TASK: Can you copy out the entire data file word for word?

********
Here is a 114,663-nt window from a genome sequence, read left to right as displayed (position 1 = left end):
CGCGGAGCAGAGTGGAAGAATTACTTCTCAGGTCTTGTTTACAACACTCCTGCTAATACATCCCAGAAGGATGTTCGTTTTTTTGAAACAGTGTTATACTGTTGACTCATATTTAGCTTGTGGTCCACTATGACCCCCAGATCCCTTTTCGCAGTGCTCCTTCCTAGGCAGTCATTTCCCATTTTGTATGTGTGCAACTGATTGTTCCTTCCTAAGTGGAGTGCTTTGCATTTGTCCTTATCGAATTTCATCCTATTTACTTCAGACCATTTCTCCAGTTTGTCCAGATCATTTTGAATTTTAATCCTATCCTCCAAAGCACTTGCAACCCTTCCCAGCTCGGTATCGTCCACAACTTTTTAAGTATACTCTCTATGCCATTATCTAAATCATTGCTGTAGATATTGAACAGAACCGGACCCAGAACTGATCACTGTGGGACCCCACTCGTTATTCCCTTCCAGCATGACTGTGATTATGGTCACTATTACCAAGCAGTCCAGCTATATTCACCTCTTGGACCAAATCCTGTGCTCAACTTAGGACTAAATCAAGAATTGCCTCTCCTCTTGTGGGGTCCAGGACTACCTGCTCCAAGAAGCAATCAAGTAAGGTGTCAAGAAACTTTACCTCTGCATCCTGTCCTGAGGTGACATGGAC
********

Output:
Here is a 114,663-nt window from a genome sequence, read left to right as displayed (position 1 = left end):
CGCGGAGCAGAGTGGAAGAATTACTTCTCAGGTCTTGTTTACAACACTCCTGCTAATACATCCCAGAAGGATGTTCGTTTTTTTGAAACAGTGTTATACTGTTGACTCATATTTAGCTTGTGGTCCACTATGACCCCCAGATCCCTTTTCGCAGTGCTCCTTCCTAGGCAGTCATTTCCCATTTTGTATGTGTGCAACTGATTGTTCCTTCCTAAGTGGAGTGCTTTGCATTTGTCCTTATCGAATTTCATCCTATTTACTTCAGACCATTTCTCCAGTTTGTCCAGATCATTTTGAATTTTAATCCTATCCTCCAAAGCACTTGCAACCCTTCCCAGCTCGGTATCGTCCACAACTTTTTAAGTATACTCTCTATGCCATTATCTAAATCATTGCTGTAGATATTGAACAGAACCGGACCCAGAACTGATCACTGTGGGACCCCACTCGTTATTCCCTTCCAGCATGACTGTGATTATGGTCACTATTACCAAGCAGTCCAGCTATATTCACCTCTTGGACCAAATCCTGTGCTCAACTTAGGACTAAATCAAGAATTGCCTCTCCTCTTGTGGGGTCCAGGACTACCTGCTCCAAGAAGCAATCAAGTAAGGTGTCAAGAAACTTTACCTCTGCATCCTGTCCTGAGGTGACATGGAC